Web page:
(a) having a pH substantially in the range of 3.0 to 4.0; and
(b) consisting essentially of:
1. dissolved cobalt sulfate (CoSO4.7H2 O) in a concentration substantially between 100 and 120 grams per liter, and
2. dissolved iron sulfate (FeSO4.7H2 O) in a concentration substantially between 7 and 10 grams per liter.
13. A plating bath as defined in claim 12 further including sodium saccharin (C7 H4 NNaO3 S.2H2 O) in sufficient amount to relieve stresses in the ferromagnetic coating.
14. A plating bath as defined in claim 13 wherein said sodium saccharin is present in a concentration substantially between 1 and 3 grams per liter.
15. A plating bath as defined in claim 12 further including dissolved boric acid (H3 BO3) in a concentration substantially between 25 and 35 grams per liter, wherein the boric acid acts as a pH buffer to maintain bath pH in the aforesaid 3.0 to 4.0 range.
16. A plating bath as defined in claim 12 further including dissolved dodecyl sodium sulfate (CH3 (CH2)11 OSO3 Na) in a concentration substantially between 0.1 and 0.5 grams per liter, wherein said dodecyl sodium sulfate acts as a surfactant to eliminate pitting.
17. In a process for the electrodeposition, a cobalt-iron alloy on a substrate, wherein the cobalt-iron alloy consists of 89-93% by weight of cobalt and 11-7% by weight of iron and further wherein said electrodeposition on said substrate occurs in a plating bath, by applying an electrolytic current thereto, the improvement which comprises using, as the plating bath, an aqueous bath consisting essentially of:
(a) dissolved cobalt sulfate (CoSO4.7H2 O) in a concentration substantially between 100 and 120 grams per liter;
(b) dissolved iron sulfate (FeSO4.7H2 O) in a concentration substantially between 7 and 10 grams per liter;
(c) dissolved sodium saccharin (C7 H4 NNaO3 S.2H2 O) in a concentration substantially between 1 and 3 grams per liter, wherein said sodium saccharin acts to relieve stress;
(d) dissolved boric acid (H3 BO3) in a concentration substantially between 25 and 35 grams per liter, wherein said boric acid acts as a pH buffer to maintain a bath pH in a range between 3 and 4; and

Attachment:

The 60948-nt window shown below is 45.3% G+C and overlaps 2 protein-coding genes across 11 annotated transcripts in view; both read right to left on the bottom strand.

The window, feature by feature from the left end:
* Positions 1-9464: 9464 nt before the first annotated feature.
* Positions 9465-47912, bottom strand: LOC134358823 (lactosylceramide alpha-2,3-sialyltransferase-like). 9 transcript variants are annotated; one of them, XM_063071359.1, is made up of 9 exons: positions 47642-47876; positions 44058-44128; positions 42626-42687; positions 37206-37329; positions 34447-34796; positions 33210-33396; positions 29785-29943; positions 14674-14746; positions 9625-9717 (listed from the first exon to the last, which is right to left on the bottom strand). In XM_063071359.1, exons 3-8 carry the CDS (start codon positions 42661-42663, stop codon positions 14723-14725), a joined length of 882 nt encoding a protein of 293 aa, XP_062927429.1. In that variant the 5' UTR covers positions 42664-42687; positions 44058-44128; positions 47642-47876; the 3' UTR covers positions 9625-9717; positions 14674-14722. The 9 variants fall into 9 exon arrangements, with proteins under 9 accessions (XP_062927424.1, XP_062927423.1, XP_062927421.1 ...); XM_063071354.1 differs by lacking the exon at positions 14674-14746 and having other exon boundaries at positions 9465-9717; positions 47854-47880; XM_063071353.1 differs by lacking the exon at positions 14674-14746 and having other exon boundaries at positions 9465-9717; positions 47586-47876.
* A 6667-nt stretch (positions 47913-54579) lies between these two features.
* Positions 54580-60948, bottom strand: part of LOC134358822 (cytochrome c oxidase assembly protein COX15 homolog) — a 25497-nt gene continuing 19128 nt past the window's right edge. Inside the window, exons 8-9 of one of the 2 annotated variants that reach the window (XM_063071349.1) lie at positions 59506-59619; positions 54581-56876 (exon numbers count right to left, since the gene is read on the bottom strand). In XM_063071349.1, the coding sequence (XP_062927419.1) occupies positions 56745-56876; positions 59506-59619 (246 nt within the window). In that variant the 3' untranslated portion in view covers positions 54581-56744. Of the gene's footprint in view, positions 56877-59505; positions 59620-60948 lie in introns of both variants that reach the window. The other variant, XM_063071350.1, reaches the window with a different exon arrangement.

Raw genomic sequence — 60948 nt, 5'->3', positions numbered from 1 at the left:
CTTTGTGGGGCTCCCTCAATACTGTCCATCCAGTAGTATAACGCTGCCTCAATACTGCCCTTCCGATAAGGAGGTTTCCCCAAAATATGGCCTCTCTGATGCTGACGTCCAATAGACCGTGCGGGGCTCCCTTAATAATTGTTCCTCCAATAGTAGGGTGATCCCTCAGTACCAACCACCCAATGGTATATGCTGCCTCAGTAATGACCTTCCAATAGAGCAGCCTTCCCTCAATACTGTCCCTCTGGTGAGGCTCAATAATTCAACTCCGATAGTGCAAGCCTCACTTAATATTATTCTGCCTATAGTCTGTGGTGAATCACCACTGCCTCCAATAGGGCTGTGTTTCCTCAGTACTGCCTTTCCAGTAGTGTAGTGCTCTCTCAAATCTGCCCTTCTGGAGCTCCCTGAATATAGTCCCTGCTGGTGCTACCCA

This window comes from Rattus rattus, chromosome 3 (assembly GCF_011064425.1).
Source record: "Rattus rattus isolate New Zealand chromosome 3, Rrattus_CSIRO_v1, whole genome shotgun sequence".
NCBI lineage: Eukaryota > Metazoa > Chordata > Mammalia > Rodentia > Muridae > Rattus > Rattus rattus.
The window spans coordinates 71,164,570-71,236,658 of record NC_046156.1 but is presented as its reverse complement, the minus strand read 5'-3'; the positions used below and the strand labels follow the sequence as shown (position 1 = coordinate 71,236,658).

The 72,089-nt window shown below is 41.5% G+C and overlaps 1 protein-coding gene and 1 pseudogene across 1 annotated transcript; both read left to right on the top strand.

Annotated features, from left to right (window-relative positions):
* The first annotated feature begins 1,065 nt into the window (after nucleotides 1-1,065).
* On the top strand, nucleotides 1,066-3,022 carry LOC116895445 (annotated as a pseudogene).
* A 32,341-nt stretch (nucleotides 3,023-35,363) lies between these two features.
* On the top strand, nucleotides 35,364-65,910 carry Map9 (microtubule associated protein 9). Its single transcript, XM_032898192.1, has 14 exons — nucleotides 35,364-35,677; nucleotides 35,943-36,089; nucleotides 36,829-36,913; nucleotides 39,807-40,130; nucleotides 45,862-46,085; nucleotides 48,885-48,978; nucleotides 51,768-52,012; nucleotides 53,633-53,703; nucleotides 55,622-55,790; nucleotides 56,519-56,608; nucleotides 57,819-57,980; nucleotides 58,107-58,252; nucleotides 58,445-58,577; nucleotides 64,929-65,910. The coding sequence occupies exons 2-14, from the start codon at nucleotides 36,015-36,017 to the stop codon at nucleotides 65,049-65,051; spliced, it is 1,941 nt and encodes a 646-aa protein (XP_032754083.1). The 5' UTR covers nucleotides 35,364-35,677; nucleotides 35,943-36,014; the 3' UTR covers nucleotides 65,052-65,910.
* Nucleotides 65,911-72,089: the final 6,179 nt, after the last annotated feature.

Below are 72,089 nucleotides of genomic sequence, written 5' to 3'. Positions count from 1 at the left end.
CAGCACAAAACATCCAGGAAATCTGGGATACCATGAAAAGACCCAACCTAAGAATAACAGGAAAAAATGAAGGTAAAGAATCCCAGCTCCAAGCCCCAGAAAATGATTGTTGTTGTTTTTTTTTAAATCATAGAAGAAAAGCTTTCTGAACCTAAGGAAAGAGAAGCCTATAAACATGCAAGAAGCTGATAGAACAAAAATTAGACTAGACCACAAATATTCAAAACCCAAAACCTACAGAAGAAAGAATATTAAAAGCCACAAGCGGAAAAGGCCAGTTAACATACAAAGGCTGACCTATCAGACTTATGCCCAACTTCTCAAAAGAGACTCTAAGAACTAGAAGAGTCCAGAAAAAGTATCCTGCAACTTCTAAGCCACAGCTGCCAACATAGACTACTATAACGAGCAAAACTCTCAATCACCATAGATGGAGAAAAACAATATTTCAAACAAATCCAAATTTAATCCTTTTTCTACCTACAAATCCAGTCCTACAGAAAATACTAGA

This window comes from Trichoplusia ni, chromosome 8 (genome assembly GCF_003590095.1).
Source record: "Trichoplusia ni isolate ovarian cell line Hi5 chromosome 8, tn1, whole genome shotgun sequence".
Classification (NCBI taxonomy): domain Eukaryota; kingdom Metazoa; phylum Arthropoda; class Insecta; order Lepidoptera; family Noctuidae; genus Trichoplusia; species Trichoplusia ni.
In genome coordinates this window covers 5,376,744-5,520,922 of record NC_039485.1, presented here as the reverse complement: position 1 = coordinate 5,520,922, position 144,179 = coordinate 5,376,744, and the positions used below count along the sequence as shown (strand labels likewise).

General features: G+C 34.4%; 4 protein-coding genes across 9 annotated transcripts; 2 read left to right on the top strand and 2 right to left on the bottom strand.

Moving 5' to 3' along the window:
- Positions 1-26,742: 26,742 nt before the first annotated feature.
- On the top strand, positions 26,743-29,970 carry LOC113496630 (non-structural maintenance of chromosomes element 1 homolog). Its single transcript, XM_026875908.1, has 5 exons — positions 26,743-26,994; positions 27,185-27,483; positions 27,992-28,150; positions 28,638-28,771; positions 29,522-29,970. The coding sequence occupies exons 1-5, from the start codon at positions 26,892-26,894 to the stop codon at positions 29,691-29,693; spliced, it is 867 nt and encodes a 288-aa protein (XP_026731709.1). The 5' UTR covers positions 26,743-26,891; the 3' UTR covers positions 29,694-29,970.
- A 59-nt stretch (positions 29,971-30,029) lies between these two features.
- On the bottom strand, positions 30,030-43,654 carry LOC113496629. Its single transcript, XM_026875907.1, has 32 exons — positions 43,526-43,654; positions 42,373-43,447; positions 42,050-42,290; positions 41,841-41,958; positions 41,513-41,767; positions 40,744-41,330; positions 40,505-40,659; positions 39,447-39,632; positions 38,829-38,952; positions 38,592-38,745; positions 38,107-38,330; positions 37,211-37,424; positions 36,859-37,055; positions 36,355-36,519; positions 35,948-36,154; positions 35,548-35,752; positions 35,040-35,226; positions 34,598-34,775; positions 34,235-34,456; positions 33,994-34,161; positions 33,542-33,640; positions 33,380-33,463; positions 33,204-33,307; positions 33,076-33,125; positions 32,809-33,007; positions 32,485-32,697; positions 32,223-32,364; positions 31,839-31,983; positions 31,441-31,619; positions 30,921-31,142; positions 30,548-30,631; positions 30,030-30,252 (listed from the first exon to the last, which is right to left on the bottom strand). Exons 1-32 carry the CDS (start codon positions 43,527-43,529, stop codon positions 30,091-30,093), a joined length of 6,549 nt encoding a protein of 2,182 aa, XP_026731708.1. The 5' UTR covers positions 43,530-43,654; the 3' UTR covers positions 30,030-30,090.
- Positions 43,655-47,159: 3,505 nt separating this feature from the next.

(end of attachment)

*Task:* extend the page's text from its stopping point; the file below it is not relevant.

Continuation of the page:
(e) dissolved dodecyl sodium sulfate (CH3 (CH2)11 OSO3 Na) in a concentration substantially between 0.1 and 0.5 grams per liter, wherein said dodecyl sodium sulfate acts as a surfactant to eliminate pitting.
18. In a process as set forth in claim 17 further comprising the step of maintaining said plating bath at substantially 30° C. to 40° C. while employing a plating current density of about 5 ma/cm2 to 20 ma/cm2 to produce a CoFe deposit of uniform thickness.
19. The product of the process of claim 18.
20. The product of the process of claim 17.
Description
BACKGROUND OF THE INVENTION

1. Field of the Invention

This invention relates generally to electrodeposition processes used for making CoFe alloy thin film and more particularly relates to a process which utilizes a low toxic bath at relatively low operating temperatures to produce a CoFe thin film having magnetic properties well suited for the fabrication of magnetic heads.

2. Description of the Relevant Art

Electroplating methods, as well as electrochemical treatment and plating apparatus for the electrodeposition of thin film alloy on a substrate, are well known. For example, Castellani et al, in the U.S. Pat. No. 4,103,756, issued July 25, 1978, teaches methods and apparatus for electroplating Permalloy (NiFe) on a substrate.

According to Castellani et al, a thin film of low magnetostriction Permalloy, of approximately 80% nickel and 20% iron, is electroplated onto the substrate in a bath having a ratio of about 1.8:1 to 24:1 g/liter of Ni to Fe ions with a plating current density of 10 ma/cm2 to 200 ma/cm2 when plating in sheet form; and an Ni/Fe ratio of 25:1 to 85:1 with a current density of 2 ma/cm2 to 110 ma/cm2 when plating through a mask. The plating bath fluid in the Castellani et al system is constantly mixed, replenished, etc. in a temperature controlled environment to provide the appropriate electrolyte to facilitate the electrodeposition of the desired Permalloy thin film.

Electrodeposited Permalloy thin films have been widely used in magnetic storage applications as recording cores because of their superior magnetic properties such as high saturation moment, near zero magnetostriction, and high permeability.

As recording densities increase, recording media with higher coercivity are needed in order to increase output through reducing self demagnetizing loss. As a result, it is necessary to have a recording core with saturation moment high enough to magnetize such high coercivity media.

In an effort to develop a thin film head for use with high density media with saturation moment and other magnetic properties superior to Permalloy, a variety of thin film alloys and fabrication processes have evolved.

An example of electrodeposition to create a thin film on a substrate using cobalt and iron is taught in Mitsumoto et al, U.S. Pat. No. 4,208,254, issued June 17, 1980. The resulting alloy has a 7.5%-55% iron and 92.5%-45% cobalt composition and is obtained using a plating bath containing a fluoride.

The alloy produced by the Mitsumoto et al technique has high magnetostriction but can be produced using a plating bath requiring a relatively low temperature while plating is in progress. Before Mitsumoto et al, high temperatures, in the range of 80° C. to 90° C. were required to plate CoFe alloy when a bath, composed of cobalt chloride, ferrous chloride and calcium chloride, for example, was used.